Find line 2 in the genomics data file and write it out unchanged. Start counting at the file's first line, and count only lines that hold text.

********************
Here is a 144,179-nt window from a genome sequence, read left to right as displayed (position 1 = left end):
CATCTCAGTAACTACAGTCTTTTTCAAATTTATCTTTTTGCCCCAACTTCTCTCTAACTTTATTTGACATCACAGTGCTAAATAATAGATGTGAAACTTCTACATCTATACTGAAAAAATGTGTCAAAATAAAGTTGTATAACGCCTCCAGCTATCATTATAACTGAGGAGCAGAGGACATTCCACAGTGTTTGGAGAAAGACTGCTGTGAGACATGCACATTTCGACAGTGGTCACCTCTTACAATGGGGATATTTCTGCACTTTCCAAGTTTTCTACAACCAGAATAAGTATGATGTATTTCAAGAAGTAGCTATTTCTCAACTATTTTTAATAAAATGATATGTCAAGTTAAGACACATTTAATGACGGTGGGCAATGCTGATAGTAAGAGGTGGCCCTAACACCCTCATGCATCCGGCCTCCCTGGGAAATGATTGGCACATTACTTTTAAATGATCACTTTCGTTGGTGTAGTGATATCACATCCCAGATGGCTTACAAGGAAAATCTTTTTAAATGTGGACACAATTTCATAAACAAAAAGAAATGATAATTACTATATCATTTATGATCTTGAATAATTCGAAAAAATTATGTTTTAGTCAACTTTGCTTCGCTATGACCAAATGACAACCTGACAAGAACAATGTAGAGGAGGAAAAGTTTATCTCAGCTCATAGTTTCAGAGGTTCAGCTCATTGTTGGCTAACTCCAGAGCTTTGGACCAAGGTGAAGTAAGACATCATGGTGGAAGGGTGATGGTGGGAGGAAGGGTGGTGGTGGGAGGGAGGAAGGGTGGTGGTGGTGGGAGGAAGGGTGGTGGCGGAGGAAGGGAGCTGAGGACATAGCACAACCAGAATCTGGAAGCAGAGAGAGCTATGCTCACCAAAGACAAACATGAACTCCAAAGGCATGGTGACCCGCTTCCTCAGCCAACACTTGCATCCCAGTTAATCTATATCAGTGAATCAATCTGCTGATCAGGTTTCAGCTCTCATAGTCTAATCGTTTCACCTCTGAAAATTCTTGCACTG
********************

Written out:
CATCTCAGTAACTACAGTCTTTTTCAAATTTATCTTTTTGCCCCAACTTCTCTCTAACTTTATTTGACATCACAGTGCTAAATAATAGATGTGAAACTTCTACATCTATACTGAAAAAATGTGTCAAAATAAAGTTGTATAACGCCTCCAGCTATCATTATAACTGAGGAGCAGAGGACATTCCACAGTGTTTGGAGAAAGACTGCTGTGAGACATGCACATTTCGACAGTGGTCACCTCTTACAATGGGGATATTTCTGCACTTTCCAAGTTTTCTACAACCAGAATAAGTATGATGTATTTCAAGAAGTAGCTATTTCTCAACTATTTTTAATAAAATGATATGTCAAGTTAAGACACATTTAATGACGGTGGGCAATGCTGATAGTAAGAGGTGGCCCTAACACCCTCATGCATCCGGCCTCCCTGGGAAATGATTGGCACATTACTTTTAAATGATCACTTTCGTTGGTGTAGTGATATCACATCCCAGATGGCTTACAAGGAAAATCTTTTTAAATGTGGACACAATTTCATAAACAAAAAGAAATGATAATTACTATATCATTTATGATCTTGAATAATTCGAAAAAATTATGTTTTAGTCAACTTTGCTTCGCTATGACCAAATGACAACCTGACAAGAACAATGTAGAGGAGGAAAAGTTTATCTCAGCTCATAGTTTCAGAGGTTCAGCTCATTGTTGGCTAACTCCAGAGCTTTGGACCAAGGTGAAGTAAGACATCATGGTGGAAGGGTGATGGTGGGAGGAAGGGTGGTGGTGGGAGGGAGGAAGGGTGGTGGTGGTGGGAGGAAGGGTGGTGGCGGAGGAAGGGAGCTGAGGACATAGCACAACCAGAATCTGGAAGCAGAGAGAGCTATGCTCACCAAAGACAAACATGAACTCCAAAGGCATGGTGACCCGCTTCCTCAGCCAACACTTGCATCCCAGTTAATCTATATCAGTGAATCAATCTGCTGATCAGGTTTCAGCTCTCATAGTCTAATCGTTTCACCTCTGAAAATTCTTGCACTG